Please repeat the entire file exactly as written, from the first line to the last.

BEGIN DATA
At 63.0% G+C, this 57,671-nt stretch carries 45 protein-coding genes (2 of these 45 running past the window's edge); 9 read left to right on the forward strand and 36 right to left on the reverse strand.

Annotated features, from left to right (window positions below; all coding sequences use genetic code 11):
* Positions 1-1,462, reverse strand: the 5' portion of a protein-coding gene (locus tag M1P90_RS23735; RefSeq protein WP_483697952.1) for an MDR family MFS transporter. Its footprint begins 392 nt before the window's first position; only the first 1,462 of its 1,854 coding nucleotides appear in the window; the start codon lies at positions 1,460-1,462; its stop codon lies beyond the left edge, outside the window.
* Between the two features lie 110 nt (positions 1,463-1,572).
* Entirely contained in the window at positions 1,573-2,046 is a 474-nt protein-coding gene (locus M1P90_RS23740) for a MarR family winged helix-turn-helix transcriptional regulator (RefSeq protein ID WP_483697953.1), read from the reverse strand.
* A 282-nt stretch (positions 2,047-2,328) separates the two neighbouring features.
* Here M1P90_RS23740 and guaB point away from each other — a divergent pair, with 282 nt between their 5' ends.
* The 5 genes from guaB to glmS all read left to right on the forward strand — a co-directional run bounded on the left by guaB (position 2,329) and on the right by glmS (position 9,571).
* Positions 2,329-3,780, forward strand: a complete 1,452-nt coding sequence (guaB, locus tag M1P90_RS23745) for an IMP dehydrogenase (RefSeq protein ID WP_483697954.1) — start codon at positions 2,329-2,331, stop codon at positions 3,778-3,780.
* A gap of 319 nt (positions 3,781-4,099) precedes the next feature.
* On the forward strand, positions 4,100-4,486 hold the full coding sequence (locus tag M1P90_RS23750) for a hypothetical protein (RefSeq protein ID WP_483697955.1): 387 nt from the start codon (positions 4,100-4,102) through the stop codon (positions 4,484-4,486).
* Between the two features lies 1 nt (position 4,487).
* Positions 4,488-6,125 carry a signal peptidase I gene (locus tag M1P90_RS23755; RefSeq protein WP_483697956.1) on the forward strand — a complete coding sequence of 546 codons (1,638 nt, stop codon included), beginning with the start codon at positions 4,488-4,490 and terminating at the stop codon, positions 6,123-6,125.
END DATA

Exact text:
At 63.0% G+C, this 57,671-nt stretch carries 45 protein-coding genes (2 of these 45 running past the window's edge); 9 read left to right on the forward strand and 36 right to left on the reverse strand.

Annotated features, from left to right (window positions below; all coding sequences use genetic code 11):
* Positions 1-1,462, reverse strand: the 5' portion of a protein-coding gene (locus tag M1P90_RS23735; RefSeq protein WP_483697952.1) for an MDR family MFS transporter. Its footprint begins 392 nt before the window's first position; only the first 1,462 of its 1,854 coding nucleotides appear in the window; the start codon lies at positions 1,460-1,462; its stop codon lies beyond the left edge, outside the window.
* Between the two features lie 110 nt (positions 1,463-1,572).
* Entirely contained in the window at positions 1,573-2,046 is a 474-nt protein-coding gene (locus M1P90_RS23740) for a MarR family winged helix-turn-helix transcriptional regulator (RefSeq protein ID WP_483697953.1), read from the reverse strand.
* A 282-nt stretch (positions 2,047-2,328) separates the two neighbouring features.
* Here M1P90_RS23740 and guaB point away from each other — a divergent pair, with 282 nt between their 5' ends.
* The 5 genes from guaB to glmS all read left to right on the forward strand — a co-directional run bounded on the left by guaB (position 2,329) and on the right by glmS (position 9,571).
* Positions 2,329-3,780, forward strand: a complete 1,452-nt coding sequence (guaB, locus tag M1P90_RS23745) for an IMP dehydrogenase (RefSeq protein ID WP_483697954.1) — start codon at positions 2,329-2,331, stop codon at positions 3,778-3,780.
* A gap of 319 nt (positions 3,781-4,099) precedes the next feature.
* On the forward strand, positions 4,100-4,486 hold the full coding sequence (locus tag M1P90_RS23750) for a hypothetical protein (RefSeq protein ID WP_483697955.1): 387 nt from the start codon (positions 4,100-4,102) through the stop codon (positions 4,484-4,486).
* Between the two features lies 1 nt (position 4,487).
* Positions 4,488-6,125 carry a signal peptidase I gene (locus tag M1P90_RS23755; RefSeq protein WP_483697956.1) on the forward strand — a complete coding sequence of 546 codons (1,638 nt, stop codon included), beginning with the start codon at positions 4,488-4,490 and terminating at the stop codon, positions 6,123-6,125.